Genetic testing has determined that a rare type of mustard plant in northern Utah actually is two species, complicating Olympics preparation at Snowbasin resort near Ogden.

Scientists have determined the lime-green plants with yellow flowers, which cling to the craggy terrain where the men's downhill race course will begin, are genetically different from the Maguire mustard (Draba maguirei). The latter plant is found only in northern Utah, in limited numbers, and is listed as a sensitive species by the Forest Service.Because Snowbasin's plants are not related to the Maguire mustards, both species' numbers are smaller than previously estimated. So extra care must be taken to protect the resort's population.

The Forest Service and Sun Valley Corp., owner of the resort, contracted surveys to determine the range and number of the newly described species, and resort personnel have been trained to identify the plant.

Through additional research, the team hopes to clarify what mitigation measures can be implemented to maintain a viable population of the newly identified species, likely to be called Burke mustard (Draba burkei).

There are believed to be 5,000 to 6,000 of the plants at Snowbasin, making it the largest population of the newly described species.

The discovery is not expected to significantly disrupt Snowbasin's preparations for the 2002 Winter Games but could cause some delays.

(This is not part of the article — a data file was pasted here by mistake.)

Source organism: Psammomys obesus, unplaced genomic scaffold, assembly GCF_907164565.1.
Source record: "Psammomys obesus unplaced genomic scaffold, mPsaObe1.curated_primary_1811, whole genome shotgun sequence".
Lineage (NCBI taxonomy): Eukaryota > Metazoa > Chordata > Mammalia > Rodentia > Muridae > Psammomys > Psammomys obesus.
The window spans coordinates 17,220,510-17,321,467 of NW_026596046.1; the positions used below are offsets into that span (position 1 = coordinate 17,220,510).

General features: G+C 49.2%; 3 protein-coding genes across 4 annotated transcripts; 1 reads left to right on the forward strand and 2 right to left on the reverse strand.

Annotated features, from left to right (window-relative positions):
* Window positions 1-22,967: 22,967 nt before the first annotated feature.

"It does change things," Ruth Monahan, the Forest Service's Ogden District ranger, said Thursday. "Our hope is that through the mitigation measures we develop, we can complete the . . . projects."

Affected Olympic projects include grading work on the upper slope of the men's downhill course, construction of the start house where racers push off, excavation of a water line for snowmaking and installation of a new ridgetop communications tower. A non-Olympic plan to build a restaurant near the top of the new Strawberry lift also is affected.

The Forest Service has known for some time that small populations of mustard plants existed in northern Utah and that botanists were uncertain whether they represented one species or two.

The uncertainty was eliminated when scientists affiliated with the Utah Museum of Natural History's Garrett Herbarium confirmed through chromosome, enzyme and DNA studies that two species exist.

"The (Burke mustard) seems to be a pretty viable species," said herbarium curator Michael Windham. "But the Forest Service has estimated there are only 10,000 (plants) total. As your population drops and becomes more fragmented, it really represents a threat to the species. We don't want to lose many plants, or we may exceed minimum viability levels."

The Forest Service and U.S. Fish and Wildlife Service have agreed that the loss of up to 500 plants associated with the Olympics projects would not affect the population viability.

Where disturbance cannot be avoided, selective plants will be removed, the Forest Service said. Seed will be collected and stored.

Detailed mapping studies are under way to get a more precise count of mustard-plant population and distribution.